Now that you’ve had your intro to the newly updated Incident Management Process with the first round of training, it’s now time to learn how to really make it work. Using feedback from the training and day-to-day experience, we’ve built a ‘hands-on’ training session that will really help you get focused on some key points of the new process. We’ll learn more about and work on using the Accountability Model, Collaboration, and Major Incident Coordination. We also think that mixing together the various groups attending the training will enhance our ability to understand each other and work together better. Because this is a hands-on activity, class sizes are limited to ensure everyone has a good chance to participate and learn. To do this, we need the following for each session:
• 2 people from ESPM, Leadership Council, or Account Management
• 6 people from Development
• 16 people from Production Services

It is vital that each person in OIT is an expert at knowing and executing our Incident Management process. Unless your Supervisor specifically asks you not to attend this training, please sign up and attend one of the scheduled sessions.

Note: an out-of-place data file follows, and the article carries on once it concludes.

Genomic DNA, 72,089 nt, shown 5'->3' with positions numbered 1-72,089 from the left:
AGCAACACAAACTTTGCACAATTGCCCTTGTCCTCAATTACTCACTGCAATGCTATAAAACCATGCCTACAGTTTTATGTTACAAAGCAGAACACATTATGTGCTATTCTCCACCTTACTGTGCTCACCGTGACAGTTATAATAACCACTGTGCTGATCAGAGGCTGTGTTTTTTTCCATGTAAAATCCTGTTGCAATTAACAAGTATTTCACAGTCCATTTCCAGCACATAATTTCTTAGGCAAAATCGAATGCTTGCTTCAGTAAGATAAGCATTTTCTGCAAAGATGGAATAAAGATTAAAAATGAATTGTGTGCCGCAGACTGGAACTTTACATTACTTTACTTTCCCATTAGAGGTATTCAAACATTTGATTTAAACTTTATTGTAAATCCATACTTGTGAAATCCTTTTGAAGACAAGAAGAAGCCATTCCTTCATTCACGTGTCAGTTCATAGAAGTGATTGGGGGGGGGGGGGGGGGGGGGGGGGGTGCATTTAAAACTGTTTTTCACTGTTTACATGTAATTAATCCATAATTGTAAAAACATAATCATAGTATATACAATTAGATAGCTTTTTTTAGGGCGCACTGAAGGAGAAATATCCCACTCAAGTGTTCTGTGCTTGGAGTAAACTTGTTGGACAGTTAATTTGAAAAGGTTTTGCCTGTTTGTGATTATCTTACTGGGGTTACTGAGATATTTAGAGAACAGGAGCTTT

Sessions are scheduled as follows:
• Fridays 10-Noon, 7/10 thru 8/28
• Tuesdays 8-10, 7/14 thru 9/1
• Tuesdays 1:30-3:30, 7/14 thru 9/1
• Every other Wed 2-4, 7/15 thru 8/26

All sessions are in MB270/276

Thursday, July 2, 2009

It's Been a While!

Never fear!

It isn't that we haven't been making progress, it's simply that we haven't done a good job of keeping communication going out. Previously, all of our blogs were simultaneously written for and published in a hardcopy newsletter. Quite frankly, that was JUST TOO MUCH WORK!

So now, we are going to just blog here and we think we'll be able to post at least once per week.

Now, to get everyone up-to-date - - -
Previously at PIM Central (PIM=Process Improvement Management), we had developed the core PIM process and were testing it out with an Incident Management effort. What's happened since then and what is happening now - - -

Incident Management:
  • Incident PIM has completed the process design and it is officially production. The documentation is on BYU's eRoom here
  • The introductory round of training was completed for 230+ people in OIT
  • The second round of training starts July 10 - it will be very different from the first. We're going to be doing a very hands-on simulation that will have people working through the process and learning about the key concepts through experience. 28 sessions are scheduled from July 10 through Sept 1